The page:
Reviewed by George Basler
Filled with catchy up-tempo songs and heartfelt ballads, Bright Star is a musical that proudly wears its heart on its sleeve.
That emotion is on full display in a splendid production that opened this past weekend (Oct. 4-6) at the Ti-Ahwaga Performing Arts Center in Owego and will run weekends through Oct. 20. In the hands of a hugely talented cast, made up mostly of young performers, the musical is an unapologetically tender and hopeful look at the capacity to forgive and triumph over the misfortunes and sorrows that life throws in your path.
The show is the work of comedian/musician Steve Martin and singer/songwriter Edie Brickell who collaborated on the music, book and story. (Brickell gets solo credit for the lyrics). When Bright Star opened on Broadway in 2016, it earned mostly positive reviews and received a Grammy nomination for its original cast album. Even so, it had only a short run on the Great White Way, overwhelmed by the Hamilton juggernaut that dominated the theater scene that season.
But, if the Ti-Ahwaga production is any indication, the musical seems destined to have a long life in regional and community theaters where its intimacy and gentle spirit will count as virtues.
The Ti-Ahwaga cast members certainly do themselves proud. Anchored by a soaring performance by K Morgan Prikazsky as the main character, they make the show an engaging delight. The acting and singing are uniformly strong, the direction by James Osborne is skillful and precise, the set design by Paul Sanna is masterful and the choreography by Jessica Hyland and Kathy Bartlette energetically mixes a square dance feeling with traditional Broadway.
Topping it off is a rocking six-person ensemble, conducted by Sunny DeWitt, that provides a solid accompaniment as it performs a rousing score that leans heavily on bluegrass and Americana music.
The musical takes place in the Blue Ridge Mountains of North Carolina in 1945-46 and 22 years earlier. It features two stories that, at first, seem unconnected.
One centers on a feisty backwoods girl, Alice Murphy (Prikazsky), who longs to escape her small town and falls in love with the mayor’s son (Vito Longo). An unplanned pregnancy, and the reaction of their families, derails the lovers’ plans.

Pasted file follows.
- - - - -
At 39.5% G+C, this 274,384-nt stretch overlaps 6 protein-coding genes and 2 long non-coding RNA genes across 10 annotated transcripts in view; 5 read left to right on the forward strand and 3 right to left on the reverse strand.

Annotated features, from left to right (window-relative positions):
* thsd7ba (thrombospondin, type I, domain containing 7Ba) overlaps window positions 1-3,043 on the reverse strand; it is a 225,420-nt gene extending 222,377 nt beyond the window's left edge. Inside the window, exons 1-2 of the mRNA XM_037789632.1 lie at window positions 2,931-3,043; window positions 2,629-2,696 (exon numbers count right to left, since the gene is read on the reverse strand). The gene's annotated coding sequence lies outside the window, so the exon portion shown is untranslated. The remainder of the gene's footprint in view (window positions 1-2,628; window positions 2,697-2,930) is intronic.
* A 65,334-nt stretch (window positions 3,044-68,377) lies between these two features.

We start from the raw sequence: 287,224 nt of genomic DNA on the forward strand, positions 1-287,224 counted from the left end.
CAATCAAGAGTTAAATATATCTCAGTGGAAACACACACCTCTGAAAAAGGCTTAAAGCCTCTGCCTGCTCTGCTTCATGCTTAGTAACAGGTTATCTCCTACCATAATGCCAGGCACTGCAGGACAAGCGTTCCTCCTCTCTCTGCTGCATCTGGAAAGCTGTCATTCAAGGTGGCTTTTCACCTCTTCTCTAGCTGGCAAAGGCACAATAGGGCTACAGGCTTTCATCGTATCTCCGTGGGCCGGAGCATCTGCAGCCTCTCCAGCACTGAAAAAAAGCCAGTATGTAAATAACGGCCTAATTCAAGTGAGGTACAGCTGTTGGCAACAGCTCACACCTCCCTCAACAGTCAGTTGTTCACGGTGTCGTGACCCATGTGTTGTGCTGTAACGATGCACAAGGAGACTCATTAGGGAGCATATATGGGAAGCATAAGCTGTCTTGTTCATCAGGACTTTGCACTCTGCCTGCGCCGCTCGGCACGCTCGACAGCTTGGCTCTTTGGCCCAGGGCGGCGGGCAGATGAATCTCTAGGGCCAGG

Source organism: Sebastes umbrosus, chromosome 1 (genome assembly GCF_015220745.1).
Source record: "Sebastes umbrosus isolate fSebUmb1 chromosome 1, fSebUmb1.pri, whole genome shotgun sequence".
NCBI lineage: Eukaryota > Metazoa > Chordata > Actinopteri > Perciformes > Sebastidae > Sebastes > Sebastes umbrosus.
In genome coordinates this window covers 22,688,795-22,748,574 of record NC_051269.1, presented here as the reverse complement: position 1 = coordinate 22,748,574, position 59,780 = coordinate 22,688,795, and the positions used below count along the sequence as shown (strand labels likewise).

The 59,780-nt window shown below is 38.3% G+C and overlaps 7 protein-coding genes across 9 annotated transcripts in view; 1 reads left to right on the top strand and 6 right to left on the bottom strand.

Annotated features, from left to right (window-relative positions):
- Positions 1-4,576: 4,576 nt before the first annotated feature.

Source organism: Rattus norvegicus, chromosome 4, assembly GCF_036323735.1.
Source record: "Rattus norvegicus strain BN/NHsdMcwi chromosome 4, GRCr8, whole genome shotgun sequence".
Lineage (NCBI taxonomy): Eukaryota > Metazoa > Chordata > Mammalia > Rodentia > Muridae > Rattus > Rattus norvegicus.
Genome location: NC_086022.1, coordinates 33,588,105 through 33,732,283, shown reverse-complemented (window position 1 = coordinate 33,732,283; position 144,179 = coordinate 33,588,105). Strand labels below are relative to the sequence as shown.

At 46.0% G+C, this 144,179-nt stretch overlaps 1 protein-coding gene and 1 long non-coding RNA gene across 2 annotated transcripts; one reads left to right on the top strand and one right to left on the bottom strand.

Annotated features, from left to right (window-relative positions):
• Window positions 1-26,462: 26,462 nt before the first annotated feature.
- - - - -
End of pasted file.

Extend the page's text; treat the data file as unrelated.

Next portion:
The second story focuses on Billy Crane (Ryan Canavan), a young, returning World War II veteran who aspires to be a great writer. In pursuit of this goal, Billy leaves his hometown and moves to Asheville, N.C., in hopes of having his work published by a prestigious literary journal. The publication is edited by Alice, now in her 40s and still longing to find the son taken from her at birth.
The two stories come together in show’s final scenes in a way that features a large emotional payoff.
To be honest, Bright Star barely skirts descending into sentimentality. One critic went so far as to call it an example of “over-earnest nostalgia.” While I disagree, there’s no denying the fact that audience members must accept plot twists that require more than a little bit of willing disbelief.
Two things save the show: Martin and Brickell’s first-rate score and their respect for their down-home characters. The musical, even with its shortcomings, leaves a warm glow and never descends into hokum.
One strong point of the Ti-Ahwaga production is how the songs flow seamlessly from the dialogue. This is crucial because the songs — as much as the dialogue – move the plot forward.
As Alice, Prikazsky (who is fresh out of SUNY Fredonia’s musical theater program) gives a glowing performance. Especially impressive is her ability to transition from the feisty teenage Alice to the more withdrawn older Alice. Her performance of “At Long Last,” the show’s big ballad, makes the song an anthem to survival and triumph.
The rest of the cast is strong as well. Canavan plays Billy’s openness and lack of guile extremely well, never making the sincerity of the character cloying. He also delivers the musical’s title number, “Bright Star,” in fine fashion.
Longo brings a rough-hewn charm to the nuanced role of Jimmy Ray, the mayor’s son and Alice’s love interest. He’s especially forceful in playing the character’s more emotionally conflicted moments. His big number, “Heartbreaker,” carries real weight as does his duet with Prikazsky, “I Had a Vision.”
Annie Fabiano plays Billy’s hometown girlfriend with a skillful mixture of longing and spunk. She has one of the best songs in the show, the brightly hummable “Asheville,” which she performs beautifully.
Anne Glasgow and Isaac Weber bring solid comic relief to their roles as Alice’s assistants at the literary magazine. Their big song in the second act — a barroom number, “Another Round,” in which they become giddily loaded on a bit too much “joy juice” — nearly stops the show.
Special mention goes to Howard Scot, who has the tough job of playing the unappealing role of the Jimmy Ray’s father. Scot bring a terrifying sense of strength and desperation to a role that is basically a cardboard villain.
In the end, Bright Star is a show that asks audience members to put their cynicism and skepticism on hold to bask in optimism and brightness. If you’re willing to do so, the show won’t disappoint. The Ti-Ahwaga Community Players are starting their 61st season on a strong note.
IF YOU GO: Bright Star will be performed at the Ti-Ahwaga Performing Arts Center, 42 Delphine St., Owego, through Oct. 20. Friday and Saturday performances are at 8 p.m.; Sunday matinees are at 2 p.m. Tickets are $27 ($22 for students under 18 with an ID and seniors 60 and older). Purchase tickets online at www.tiahwaga.com or call 687-2130.